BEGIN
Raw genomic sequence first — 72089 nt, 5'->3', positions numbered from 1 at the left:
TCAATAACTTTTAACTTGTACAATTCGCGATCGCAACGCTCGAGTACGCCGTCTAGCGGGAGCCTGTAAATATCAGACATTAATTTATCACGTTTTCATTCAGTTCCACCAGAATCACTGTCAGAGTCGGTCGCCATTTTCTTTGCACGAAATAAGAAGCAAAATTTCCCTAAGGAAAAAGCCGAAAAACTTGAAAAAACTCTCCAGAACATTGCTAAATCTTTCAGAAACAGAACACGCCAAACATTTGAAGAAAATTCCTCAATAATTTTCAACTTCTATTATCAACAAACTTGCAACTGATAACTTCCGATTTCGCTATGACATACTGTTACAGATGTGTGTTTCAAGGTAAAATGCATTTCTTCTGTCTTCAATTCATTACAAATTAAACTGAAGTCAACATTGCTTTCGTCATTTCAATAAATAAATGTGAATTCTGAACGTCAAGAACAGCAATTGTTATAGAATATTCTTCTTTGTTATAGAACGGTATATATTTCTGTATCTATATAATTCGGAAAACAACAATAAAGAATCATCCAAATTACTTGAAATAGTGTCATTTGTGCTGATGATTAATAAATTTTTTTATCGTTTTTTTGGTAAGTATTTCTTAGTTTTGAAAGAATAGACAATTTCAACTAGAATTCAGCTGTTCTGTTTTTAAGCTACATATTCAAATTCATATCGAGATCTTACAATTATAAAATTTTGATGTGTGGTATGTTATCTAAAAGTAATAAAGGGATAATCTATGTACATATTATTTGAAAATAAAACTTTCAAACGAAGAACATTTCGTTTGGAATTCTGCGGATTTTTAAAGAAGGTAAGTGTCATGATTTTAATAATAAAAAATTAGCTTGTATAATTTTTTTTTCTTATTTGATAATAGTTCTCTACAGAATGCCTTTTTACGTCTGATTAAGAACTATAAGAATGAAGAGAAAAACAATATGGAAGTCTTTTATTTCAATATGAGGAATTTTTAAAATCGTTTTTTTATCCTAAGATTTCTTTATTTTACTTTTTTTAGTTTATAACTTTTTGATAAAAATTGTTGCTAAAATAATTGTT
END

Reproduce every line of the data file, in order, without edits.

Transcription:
Raw genomic sequence first — 72089 nt, 5'->3', positions numbered from 1 at the left:
TCAATAACTTTTAACTTGTACAATTCGCGATCGCAACGCTCGAGTACGCCGTCTAGCGGGAGCCTGTAAATATCAGACATTAATTTATCACGTTTTCATTCAGTTCCACCAGAATCACTGTCAGAGTCGGTCGCCATTTTCTTTGCACGAAATAAGAAGCAAAATTTCCCTAAGGAAAAAGCCGAAAAACTTGAAAAAACTCTCCAGAACATTGCTAAATCTTTCAGAAACAGAACACGCCAAACATTTGAAGAAAATTCCTCAATAATTTTCAACTTCTATTATCAACAAACTTGCAACTGATAACTTCCGATTTCGCTATGACATACTGTTACAGATGTGTGTTTCAAGGTAAAATGCATTTCTTCTGTCTTCAATTCATTACAAATTAAACTGAAGTCAACATTGCTTTCGTCATTTCAATAAATAAATGTGAATTCTGAACGTCAAGAACAGCAATTGTTATAGAATATTCTTCTTTGTTATAGAACGGTATATATTTCTGTATCTATATAATTCGGAAAACAACAATAAAGAATCATCCAAATTACTTGAAATAGTGTCATTTGTGCTGATGATTAATAAATTTTTTTATCGTTTTTTTGGTAAGTATTTCTTAGTTTTGAAAGAATAGACAATTTCAACTAGAATTCAGCTGTTCTGTTTTTAAGCTACATATTCAAATTCATATCGAGATCTTACAATTATAAAATTTTGATGTGTGGTATGTTATCTAAAAGTAATAAAGGGATAATCTATGTACATATTATTTGAAAATAAAACTTTCAAACGAAGAACATTTCGTTTGGAATTCTGCGGATTTTTAAAGAAGGTAAGTGTCATGATTTTAATAATAAAAAATTAGCTTGTATAATTTTTTTTTCTTATTTGATAATAGTTCTCTACAGAATGCCTTTTTACGTCTGATTAAGAACTATAAGAATGAAGAGAAAAACAATATGGAAGTCTTTTATTTCAATATGAGGAATTTTTAAAATCGTTTTTTTATCCTAAGATTTCTTTATTTTACTTTTTTTAGTTTATAACTTTTTGATAAAAATTGTTGCTAAAATAATTGTT